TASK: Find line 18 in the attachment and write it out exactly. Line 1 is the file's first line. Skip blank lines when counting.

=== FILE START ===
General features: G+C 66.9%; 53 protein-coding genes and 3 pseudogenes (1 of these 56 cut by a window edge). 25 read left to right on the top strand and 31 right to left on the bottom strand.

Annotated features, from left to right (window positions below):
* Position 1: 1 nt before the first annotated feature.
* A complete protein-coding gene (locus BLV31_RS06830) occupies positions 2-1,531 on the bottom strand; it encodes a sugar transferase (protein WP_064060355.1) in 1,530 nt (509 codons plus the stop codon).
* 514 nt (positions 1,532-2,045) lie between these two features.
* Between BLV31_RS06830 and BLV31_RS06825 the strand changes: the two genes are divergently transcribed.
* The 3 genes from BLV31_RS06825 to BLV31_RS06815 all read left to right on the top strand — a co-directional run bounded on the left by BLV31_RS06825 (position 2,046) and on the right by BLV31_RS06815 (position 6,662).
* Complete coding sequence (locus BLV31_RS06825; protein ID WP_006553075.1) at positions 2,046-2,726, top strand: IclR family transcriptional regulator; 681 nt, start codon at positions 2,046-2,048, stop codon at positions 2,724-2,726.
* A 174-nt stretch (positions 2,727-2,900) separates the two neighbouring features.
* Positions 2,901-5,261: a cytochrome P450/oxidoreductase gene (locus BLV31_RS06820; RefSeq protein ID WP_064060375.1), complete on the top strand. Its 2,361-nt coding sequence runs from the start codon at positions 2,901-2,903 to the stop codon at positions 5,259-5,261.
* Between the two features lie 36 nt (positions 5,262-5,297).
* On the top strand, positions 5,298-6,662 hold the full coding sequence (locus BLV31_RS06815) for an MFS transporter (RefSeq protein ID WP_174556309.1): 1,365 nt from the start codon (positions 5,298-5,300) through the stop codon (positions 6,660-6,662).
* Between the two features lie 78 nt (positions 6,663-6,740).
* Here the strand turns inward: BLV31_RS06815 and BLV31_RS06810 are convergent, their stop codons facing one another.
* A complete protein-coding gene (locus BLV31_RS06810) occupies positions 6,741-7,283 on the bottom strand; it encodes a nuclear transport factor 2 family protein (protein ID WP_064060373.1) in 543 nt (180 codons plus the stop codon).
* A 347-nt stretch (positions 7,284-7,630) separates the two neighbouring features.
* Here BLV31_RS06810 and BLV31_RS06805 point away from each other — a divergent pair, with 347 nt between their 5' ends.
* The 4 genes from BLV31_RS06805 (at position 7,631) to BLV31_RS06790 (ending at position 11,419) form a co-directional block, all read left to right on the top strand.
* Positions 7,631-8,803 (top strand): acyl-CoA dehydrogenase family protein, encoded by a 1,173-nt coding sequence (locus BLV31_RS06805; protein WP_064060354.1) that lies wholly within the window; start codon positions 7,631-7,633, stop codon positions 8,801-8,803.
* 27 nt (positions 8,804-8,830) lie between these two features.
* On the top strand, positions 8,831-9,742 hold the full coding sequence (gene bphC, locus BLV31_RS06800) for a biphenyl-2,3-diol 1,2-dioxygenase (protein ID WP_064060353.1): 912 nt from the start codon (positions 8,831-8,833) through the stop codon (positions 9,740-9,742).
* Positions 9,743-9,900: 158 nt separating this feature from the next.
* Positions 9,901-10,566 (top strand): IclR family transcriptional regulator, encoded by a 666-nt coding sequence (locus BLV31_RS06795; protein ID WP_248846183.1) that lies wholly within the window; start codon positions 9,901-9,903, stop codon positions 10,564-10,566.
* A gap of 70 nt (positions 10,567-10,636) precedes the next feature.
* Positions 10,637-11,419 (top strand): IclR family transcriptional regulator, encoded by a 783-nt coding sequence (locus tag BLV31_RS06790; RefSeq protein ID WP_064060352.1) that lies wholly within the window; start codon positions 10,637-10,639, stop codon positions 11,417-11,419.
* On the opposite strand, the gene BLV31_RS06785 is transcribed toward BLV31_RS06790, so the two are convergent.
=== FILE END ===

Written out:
* The 4 genes from BLV31_RS06805 (at position 7,631) to BLV31_RS06790 (ending at position 11,419) form a co-directional block, all read left to right on the top strand.